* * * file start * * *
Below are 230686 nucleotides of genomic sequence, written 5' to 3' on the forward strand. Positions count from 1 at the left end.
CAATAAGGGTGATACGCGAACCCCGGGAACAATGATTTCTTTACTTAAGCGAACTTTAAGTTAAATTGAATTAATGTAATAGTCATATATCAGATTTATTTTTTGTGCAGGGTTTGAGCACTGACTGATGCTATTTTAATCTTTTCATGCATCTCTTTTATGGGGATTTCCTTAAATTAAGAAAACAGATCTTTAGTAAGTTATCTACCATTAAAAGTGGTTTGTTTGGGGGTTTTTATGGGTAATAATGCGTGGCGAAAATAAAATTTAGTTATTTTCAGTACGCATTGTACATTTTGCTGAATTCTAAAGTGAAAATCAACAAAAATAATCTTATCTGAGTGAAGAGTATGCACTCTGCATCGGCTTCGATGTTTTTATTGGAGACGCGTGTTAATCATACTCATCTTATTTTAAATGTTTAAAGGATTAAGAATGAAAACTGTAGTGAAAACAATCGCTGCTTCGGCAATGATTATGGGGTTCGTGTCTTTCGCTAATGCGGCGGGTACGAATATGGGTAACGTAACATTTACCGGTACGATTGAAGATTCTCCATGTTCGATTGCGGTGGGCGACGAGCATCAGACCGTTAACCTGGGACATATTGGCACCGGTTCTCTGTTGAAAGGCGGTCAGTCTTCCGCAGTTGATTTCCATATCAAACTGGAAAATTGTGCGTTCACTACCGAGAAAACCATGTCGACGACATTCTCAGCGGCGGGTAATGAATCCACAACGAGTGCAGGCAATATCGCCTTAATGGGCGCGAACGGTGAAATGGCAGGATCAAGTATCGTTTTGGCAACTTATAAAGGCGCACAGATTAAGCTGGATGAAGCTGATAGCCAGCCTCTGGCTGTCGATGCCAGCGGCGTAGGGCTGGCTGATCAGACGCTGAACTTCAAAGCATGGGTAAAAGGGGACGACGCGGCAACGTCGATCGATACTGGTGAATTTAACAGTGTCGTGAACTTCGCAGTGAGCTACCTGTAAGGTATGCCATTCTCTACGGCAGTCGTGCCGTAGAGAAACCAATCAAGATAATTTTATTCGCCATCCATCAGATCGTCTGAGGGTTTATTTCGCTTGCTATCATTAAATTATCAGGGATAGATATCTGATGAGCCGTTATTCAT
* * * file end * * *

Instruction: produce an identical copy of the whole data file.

Below are 230686 nucleotides of genomic sequence, written 5' to 3' on the forward strand. Positions count from 1 at the left end.
CAATAAGGGTGATACGCGAACCCCGGGAACAATGATTTCTTTACTTAAGCGAACTTTAAGTTAAATTGAATTAATGTAATAGTCATATATCAGATTTATTTTTTGTGCAGGGTTTGAGCACTGACTGATGCTATTTTAATCTTTTCATGCATCTCTTTTATGGGGATTTCCTTAAATTAAGAAAACAGATCTTTAGTAAGTTATCTACCATTAAAAGTGGTTTGTTTGGGGGTTTTTATGGGTAATAATGCGTGGCGAAAATAAAATTTAGTTATTTTCAGTACGCATTGTACATTTTGCTGAATTCTAAAGTGAAAATCAACAAAAATAATCTTATCTGAGTGAAGAGTATGCACTCTGCATCGGCTTCGATGTTTTTATTGGAGACGCGTGTTAATCATACTCATCTTATTTTAAATGTTTAAAGGATTAAGAATGAAAACTGTAGTGAAAACAATCGCTGCTTCGGCAATGATTATGGGGTTCGTGTCTTTCGCTAATGCGGCGGGTACGAATATGGGTAACGTAACATTTACCGGTACGATTGAAGATTCTCCATGTTCGATTGCGGTGGGCGACGAGCATCAGACCGTTAACCTGGGACATATTGGCACCGGTTCTCTGTTGAAAGGCGGTCAGTCTTCCGCAGTTGATTTCCATATCAAACTGGAAAATTGTGCGTTCACTACCGAGAAAACCATGTCGACGACATTCTCAGCGGCGGGTAATGAATCCACAACGAGTGCAGGCAATATCGCCTTAATGGGCGCGAACGGTGAAATGGCAGGATCAAGTATCGTTTTGGCAACTTATAAAGGCGCACAGATTAAGCTGGATGAAGCTGATAGCCAGCCTCTGGCTGTCGATGCCAGCGGCGTAGGGCTGGCTGATCAGACGCTGAACTTCAAAGCATGGGTAAAAGGGGACGACGCGGCAACGTCGATCGATACTGGTGAATTTAACAGTGTCGTGAACTTCGCAGTGAGCTACCTGTAAGGTATGCCATTCTCTACGGCAGTCGTGCCGTAGAGAAACCAATCAAGATAATTTTATTCGCCATCCATCAGATCGTCTGAGGGTTTATTTCGCTTGCTATCATTAAATTATCAGGGATAGATATCTGATGAGCCGTTATTCAT